The wind turbines at Gaelectric’s new £16.8million Monnaboy windfarm on Loughermore Mountain in Co. Derry have officially been named by four local pupils from Eglinton Primary School and Something Special Academy.
The four Enercon wind turbines will now be called, ‘Butterfly’ (named by Marie Anderson, Something Special Academy); ‘Ladybird’ (named by Geraldine McStravick, Something Special Academy); ‘Glassakeein’ (named by Joan Moore, P7, Eglinton Primary School) and ‘Aeolus’ (named by Natalie Parkhill, P7, Eglinton Primary School).
Patrick McClughan, Head of Corporate Affairs for Gaelectric Developments Ltd, said they were delight the children and trainees have named the wind turbines.
He added: “These turbines are an important feature in the local community. Monnaboy windfarm will not only boost Northern Ireland’s renewable energy generation capacity by generating sufficient renewable power to meet the electricity demand of over 7,400 homes, but it will also create jobs, support workforce skills and contribute to economic activity in the area.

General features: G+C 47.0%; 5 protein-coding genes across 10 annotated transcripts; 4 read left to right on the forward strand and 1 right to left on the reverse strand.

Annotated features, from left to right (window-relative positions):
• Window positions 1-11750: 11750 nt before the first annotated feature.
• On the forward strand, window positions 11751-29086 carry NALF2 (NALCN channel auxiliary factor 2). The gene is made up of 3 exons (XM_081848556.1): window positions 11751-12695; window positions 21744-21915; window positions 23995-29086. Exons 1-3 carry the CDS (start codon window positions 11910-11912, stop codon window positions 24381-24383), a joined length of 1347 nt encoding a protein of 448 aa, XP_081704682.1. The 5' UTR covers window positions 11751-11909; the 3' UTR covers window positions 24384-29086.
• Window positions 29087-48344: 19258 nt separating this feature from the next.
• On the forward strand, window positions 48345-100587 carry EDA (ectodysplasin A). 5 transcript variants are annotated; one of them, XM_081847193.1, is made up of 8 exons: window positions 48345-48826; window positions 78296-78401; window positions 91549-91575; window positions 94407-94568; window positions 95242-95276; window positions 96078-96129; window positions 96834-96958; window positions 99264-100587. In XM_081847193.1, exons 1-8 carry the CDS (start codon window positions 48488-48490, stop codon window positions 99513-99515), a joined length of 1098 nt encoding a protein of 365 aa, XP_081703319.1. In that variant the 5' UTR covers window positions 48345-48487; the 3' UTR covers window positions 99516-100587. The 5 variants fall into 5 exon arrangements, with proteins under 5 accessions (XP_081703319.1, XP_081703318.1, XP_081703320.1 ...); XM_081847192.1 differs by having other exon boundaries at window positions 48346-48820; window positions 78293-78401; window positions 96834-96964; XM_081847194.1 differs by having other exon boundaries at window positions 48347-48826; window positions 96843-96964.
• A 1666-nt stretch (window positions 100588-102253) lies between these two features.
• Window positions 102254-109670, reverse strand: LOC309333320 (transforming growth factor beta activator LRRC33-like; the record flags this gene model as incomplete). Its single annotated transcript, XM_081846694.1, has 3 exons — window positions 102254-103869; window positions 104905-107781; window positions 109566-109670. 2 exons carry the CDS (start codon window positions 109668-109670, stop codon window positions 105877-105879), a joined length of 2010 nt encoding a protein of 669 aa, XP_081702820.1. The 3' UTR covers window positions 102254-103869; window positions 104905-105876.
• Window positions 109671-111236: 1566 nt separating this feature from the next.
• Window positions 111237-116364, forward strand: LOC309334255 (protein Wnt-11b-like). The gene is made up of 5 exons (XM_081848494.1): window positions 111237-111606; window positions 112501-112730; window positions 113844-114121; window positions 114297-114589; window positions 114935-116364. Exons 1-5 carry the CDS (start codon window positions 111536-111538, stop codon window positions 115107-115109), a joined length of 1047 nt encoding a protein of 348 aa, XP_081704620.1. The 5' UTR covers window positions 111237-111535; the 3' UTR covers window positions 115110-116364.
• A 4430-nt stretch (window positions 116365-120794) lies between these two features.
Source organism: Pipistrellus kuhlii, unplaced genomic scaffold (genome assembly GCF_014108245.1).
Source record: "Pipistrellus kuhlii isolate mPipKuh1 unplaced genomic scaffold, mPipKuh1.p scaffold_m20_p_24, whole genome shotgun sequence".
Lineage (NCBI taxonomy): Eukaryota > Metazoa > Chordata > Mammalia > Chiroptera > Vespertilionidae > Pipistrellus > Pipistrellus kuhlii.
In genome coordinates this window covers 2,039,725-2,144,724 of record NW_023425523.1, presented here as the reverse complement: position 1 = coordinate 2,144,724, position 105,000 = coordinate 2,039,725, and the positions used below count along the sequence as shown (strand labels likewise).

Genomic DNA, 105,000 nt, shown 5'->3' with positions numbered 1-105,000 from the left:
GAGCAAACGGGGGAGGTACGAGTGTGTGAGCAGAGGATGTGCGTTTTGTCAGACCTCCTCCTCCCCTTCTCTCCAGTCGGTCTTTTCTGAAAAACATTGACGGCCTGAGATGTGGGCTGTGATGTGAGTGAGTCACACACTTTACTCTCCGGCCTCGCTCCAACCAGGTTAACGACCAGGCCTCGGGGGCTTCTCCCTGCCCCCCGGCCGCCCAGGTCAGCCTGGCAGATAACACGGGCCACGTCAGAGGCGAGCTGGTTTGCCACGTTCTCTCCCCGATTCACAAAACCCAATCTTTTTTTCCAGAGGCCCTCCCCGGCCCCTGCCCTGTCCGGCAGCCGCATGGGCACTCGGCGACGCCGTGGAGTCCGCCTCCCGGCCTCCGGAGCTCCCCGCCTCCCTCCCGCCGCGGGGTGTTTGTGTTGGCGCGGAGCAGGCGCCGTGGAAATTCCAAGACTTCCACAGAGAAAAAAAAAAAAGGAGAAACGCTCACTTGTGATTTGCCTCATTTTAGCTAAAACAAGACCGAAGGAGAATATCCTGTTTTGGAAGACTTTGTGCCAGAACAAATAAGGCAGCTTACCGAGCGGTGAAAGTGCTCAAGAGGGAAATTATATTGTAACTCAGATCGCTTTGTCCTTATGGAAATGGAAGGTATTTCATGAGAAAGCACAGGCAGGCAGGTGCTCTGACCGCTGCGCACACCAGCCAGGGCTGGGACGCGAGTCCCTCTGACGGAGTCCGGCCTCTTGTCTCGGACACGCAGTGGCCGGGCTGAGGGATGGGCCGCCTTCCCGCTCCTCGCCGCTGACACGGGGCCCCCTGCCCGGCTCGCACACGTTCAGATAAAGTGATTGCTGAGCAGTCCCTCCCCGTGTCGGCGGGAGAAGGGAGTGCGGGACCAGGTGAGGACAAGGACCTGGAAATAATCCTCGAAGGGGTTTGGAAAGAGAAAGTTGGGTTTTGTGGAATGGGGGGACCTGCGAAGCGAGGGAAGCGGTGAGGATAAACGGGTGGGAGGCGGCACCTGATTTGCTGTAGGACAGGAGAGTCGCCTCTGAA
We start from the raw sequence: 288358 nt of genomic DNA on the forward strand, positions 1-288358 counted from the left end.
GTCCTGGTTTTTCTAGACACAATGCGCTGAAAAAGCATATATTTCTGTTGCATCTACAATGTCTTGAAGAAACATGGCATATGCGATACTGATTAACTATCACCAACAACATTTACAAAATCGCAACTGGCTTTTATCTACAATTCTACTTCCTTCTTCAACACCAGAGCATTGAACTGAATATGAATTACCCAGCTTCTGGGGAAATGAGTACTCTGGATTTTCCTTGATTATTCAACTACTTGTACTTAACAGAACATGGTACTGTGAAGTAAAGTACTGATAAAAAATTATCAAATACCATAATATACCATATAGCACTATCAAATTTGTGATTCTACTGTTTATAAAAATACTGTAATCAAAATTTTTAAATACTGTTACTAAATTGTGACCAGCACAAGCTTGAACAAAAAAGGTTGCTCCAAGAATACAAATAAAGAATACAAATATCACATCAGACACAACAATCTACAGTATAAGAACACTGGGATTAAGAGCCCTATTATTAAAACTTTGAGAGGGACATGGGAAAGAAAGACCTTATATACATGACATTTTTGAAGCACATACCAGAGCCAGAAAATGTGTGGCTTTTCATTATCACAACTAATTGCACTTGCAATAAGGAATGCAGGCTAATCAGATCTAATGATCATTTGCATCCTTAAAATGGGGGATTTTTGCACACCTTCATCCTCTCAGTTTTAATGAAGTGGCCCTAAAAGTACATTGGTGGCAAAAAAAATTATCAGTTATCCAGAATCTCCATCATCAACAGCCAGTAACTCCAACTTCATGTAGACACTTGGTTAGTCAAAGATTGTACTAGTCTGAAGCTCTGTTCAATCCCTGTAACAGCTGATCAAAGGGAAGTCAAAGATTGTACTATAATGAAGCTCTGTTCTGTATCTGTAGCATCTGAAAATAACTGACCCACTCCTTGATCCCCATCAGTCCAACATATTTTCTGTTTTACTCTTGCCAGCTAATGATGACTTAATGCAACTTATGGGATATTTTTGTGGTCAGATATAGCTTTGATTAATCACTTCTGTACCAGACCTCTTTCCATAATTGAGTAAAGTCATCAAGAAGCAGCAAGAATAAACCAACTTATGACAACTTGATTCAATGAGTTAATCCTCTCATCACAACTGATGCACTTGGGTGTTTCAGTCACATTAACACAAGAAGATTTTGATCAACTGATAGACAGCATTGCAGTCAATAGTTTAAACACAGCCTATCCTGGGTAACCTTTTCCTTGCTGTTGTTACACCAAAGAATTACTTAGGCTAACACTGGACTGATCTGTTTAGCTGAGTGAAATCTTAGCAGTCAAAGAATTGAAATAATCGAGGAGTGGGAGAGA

“The names of the turbines reflect a range of inspirations from nature right through to mythology. I would like to thank the students, trainees and teachers at Something Special Academy and Eglinton Primary School for their wholehearted involvement in the competition.”
Natalie Parkhill, a P7 pupil at Eglinton Primary School, who named the Aeolus wind turbine, explained where she got her inspiration:
“I was very excited by the chance to choose a name for one of the new turbines at Monnaboy! Before we went to visit the site of the windmills, we received and read a book from Gaelectric about the travels of a turbine around Northern Ireland including the Giants Causeway.
“The mythology behind the story of the Giant’s Causeway got me wondering who the god of wind was and so, I went online and when I saw the name Aeolus, I thought it was just perfect!”
Denise White, Director, Something Special Academy, Eglinton, said the competition had provided trainees with an opportunity to explore the area of renewable energy with students and trainees.
She added: “They enjoyed the experience of seeing the turbines up close and participating in the competition. It is important that we all appreciate the impact that we have on the environment.”
|Wind Watch relies entirely
on User contributions